The Toyota Camry combines reliability, fuel economy, and practicality at an affordable price. Thanks to those qualities, the car has been the best-selling midsize sedan in America for nearly 20 years. Toyota sold over 1.2 million Camry units in the United States for the 2012 model year, OICA reports.
And U.S. News named the 2012 Toyota Camry the most affordable midsize car. It beat contenders like the Honda Accord and Nissan Altima. In addition, the 2012 Camry ranks ninth on U.S. News’ list of the best midsize cars under $15,000.
Here’s what you can expect with a 2012 Toyota Camry.
What comes standard in a 2012 Toyota Camry?
Toyota fully redesigned the 2012 Camry for the sedan’s 11th generation. The redesign gave the interior a makeover and the exterior a more angular look. The 2012 Toyota Camry came in six trims: the four-cylinder L, LE, SE, XLE, and the V6-powered XLE and SE.
The changes for the 11th-generation Camry also included a slight power boost. The 2.5-liter inline-four engine produces 178 hp and 170 lb-ft of torque. That’s up from 169 hp and 167 lb-ft the previous year. The 2012 3.5-liter V6 Camry models kept the same engine specs from 2011: 268 hp and 248 lb-ft of torque.
As for fuel economy, the four-cylinder gets a combined 28 mpg. The V6 is a bit behind at 25 mpg.
Inside, the 2012 Camry benefits from an updated touchscreen interface. The six-speaker audio system is also an upgrade with Bluetooth connectivity. In addition, the system includes Entune, providing smartphone-connected services such as stock prices, Pandora radio, traffic updates, and the Bing search engine.
How safe is the 2012 Toyota Camry?
Like many Toyota models, the Camry comes with a bevy of safety features. Front and rear airbags, blind-spot monitoring, brake assist, and stability control all come standard on the 2012 model.
In addition, the Insurance Institute for Highway Safety named the 2012 Camry a Top Safety Pick. The only area where the car didn’t earn the highest score possible was the driver-side overlap, which received poor marks.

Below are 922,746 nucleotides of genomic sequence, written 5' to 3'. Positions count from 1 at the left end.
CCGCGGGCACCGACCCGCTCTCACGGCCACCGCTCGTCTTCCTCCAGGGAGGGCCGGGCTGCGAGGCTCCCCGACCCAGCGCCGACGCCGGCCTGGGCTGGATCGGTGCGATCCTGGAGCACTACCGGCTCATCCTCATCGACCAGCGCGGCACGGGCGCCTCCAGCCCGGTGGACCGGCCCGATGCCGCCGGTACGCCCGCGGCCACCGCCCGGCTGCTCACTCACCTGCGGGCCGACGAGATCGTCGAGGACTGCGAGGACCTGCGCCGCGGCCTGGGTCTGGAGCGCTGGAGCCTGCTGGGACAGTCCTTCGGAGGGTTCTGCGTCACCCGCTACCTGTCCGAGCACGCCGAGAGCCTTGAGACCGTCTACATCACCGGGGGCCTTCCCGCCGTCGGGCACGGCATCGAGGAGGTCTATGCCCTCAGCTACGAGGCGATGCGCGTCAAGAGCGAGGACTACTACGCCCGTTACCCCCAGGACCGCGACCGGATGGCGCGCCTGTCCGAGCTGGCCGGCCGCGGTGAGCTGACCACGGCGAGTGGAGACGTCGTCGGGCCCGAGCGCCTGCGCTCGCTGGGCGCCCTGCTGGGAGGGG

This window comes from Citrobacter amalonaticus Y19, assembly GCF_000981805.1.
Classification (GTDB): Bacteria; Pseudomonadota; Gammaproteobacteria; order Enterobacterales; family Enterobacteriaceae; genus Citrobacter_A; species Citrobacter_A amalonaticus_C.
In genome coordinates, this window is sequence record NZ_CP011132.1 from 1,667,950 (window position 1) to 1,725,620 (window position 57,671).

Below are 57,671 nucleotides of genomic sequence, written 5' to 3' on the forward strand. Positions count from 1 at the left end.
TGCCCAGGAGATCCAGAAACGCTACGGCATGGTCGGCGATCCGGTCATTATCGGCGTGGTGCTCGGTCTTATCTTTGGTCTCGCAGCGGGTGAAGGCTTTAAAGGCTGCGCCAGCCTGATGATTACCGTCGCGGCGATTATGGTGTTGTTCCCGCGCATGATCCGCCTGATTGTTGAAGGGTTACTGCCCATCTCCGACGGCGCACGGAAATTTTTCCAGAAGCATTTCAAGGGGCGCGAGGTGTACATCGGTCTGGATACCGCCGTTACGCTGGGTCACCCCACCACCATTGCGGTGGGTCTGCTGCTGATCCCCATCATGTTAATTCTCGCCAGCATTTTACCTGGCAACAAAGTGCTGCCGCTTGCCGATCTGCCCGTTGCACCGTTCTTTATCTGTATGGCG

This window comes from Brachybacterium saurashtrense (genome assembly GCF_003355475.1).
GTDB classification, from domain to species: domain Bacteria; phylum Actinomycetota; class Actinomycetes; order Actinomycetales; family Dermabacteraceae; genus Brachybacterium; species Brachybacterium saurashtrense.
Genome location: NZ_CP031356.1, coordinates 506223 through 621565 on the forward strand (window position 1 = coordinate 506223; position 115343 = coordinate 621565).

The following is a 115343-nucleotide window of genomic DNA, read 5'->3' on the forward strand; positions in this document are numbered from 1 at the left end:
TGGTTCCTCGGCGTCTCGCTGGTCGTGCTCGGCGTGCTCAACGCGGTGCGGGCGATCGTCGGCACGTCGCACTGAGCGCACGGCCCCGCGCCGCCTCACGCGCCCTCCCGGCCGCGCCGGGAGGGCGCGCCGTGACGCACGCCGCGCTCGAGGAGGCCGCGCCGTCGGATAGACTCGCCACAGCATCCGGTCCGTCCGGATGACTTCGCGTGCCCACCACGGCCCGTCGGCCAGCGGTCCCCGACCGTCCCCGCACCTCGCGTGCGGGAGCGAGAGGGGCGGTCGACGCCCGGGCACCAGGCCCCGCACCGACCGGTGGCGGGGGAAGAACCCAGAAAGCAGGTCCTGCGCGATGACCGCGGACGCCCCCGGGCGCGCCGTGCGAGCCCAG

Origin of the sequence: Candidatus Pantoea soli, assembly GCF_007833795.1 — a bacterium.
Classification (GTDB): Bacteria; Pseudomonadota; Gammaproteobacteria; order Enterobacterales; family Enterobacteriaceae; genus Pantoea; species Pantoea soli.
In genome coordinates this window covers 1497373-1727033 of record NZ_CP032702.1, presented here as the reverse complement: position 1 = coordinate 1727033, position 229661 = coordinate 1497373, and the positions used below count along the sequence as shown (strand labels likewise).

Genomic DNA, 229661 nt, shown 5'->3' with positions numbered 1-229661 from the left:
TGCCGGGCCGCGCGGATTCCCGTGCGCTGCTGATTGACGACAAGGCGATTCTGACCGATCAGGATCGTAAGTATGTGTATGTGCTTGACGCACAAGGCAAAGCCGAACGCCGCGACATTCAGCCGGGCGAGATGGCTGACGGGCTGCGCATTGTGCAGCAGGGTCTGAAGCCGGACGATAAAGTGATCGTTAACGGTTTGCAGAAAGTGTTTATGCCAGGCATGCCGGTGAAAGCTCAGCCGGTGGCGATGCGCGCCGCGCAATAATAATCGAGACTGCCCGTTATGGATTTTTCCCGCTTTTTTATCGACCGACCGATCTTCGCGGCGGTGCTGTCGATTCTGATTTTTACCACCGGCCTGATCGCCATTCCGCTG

However, Edmunds reviewers note the braking distances to stop from 60 mph were better than the average midsize sedan.
Which 2012 Toyota Camry model is best for you?
With six trim levels, a used 2012 Toyota Camry offers plenty of options.
The standard L trim gives you a lot to start with: cruise control, split-folding rear seats, Bluetooth, USB jacks, and 16-inch steel wheels.
Offering the same powertrain, the LE adds perks like remote keyless entry, Bluetooth streaming audio, and a central interface for audio, phone, and car information.
The Camry SE kicks things up a few notches in technology and performance. It boasts 17-inch or 18-inch alloy wheels depending upon the engine size. Both the four-cylinder and V6 SE get a sport-tuned suspension, sport seats, a leather-wrapped steering wheel, and heated exterior mirrors. On the V6 models, expect more upgrades, including navigation, HD Radio, voice recognition, and smartphone and web integration.
The luxurious XLE reels in the performance suspension to the softer setup of the LE. But this Camry model gives you more luxury with a sunroof, dual-zone climate control, and an upgraded display interface. The V6 XLE also gives you a rear-view camera, auto-dimming rearview mirror, leather upholstery, and heated front seats.
The average price buyers pay for a used 2012 Toyota Camry is $11,250 to $12.970, U.S. News reports. If you’re looking for a standard model at the lower end of the price range, consider the L or LE. The LE gives you more perks without a much higher cost.
If you want a sportier feel and some luxury upgrades, the SE is the way to go. According to Edmunds, that trim level is the most popular for the 2012 Camry. And if luxury is what you’re looking for, the XLE is your best bet.
Is buying a used car worth it?
Among reliable used cars, the 2012 Toyota Camry checks most boxes: good fuel economy, a spacious cabin, and a host of safety features.
If you have a choice among popular midsize sedans — including the Hyundai Sonata and Honda Accord — U.S. News recommends the Camry. The Sonata falls short of the Camry in reliability and safety. And the Accord can’t match the reliability, either, or the Camry’s larger trunk and lower ownership costs.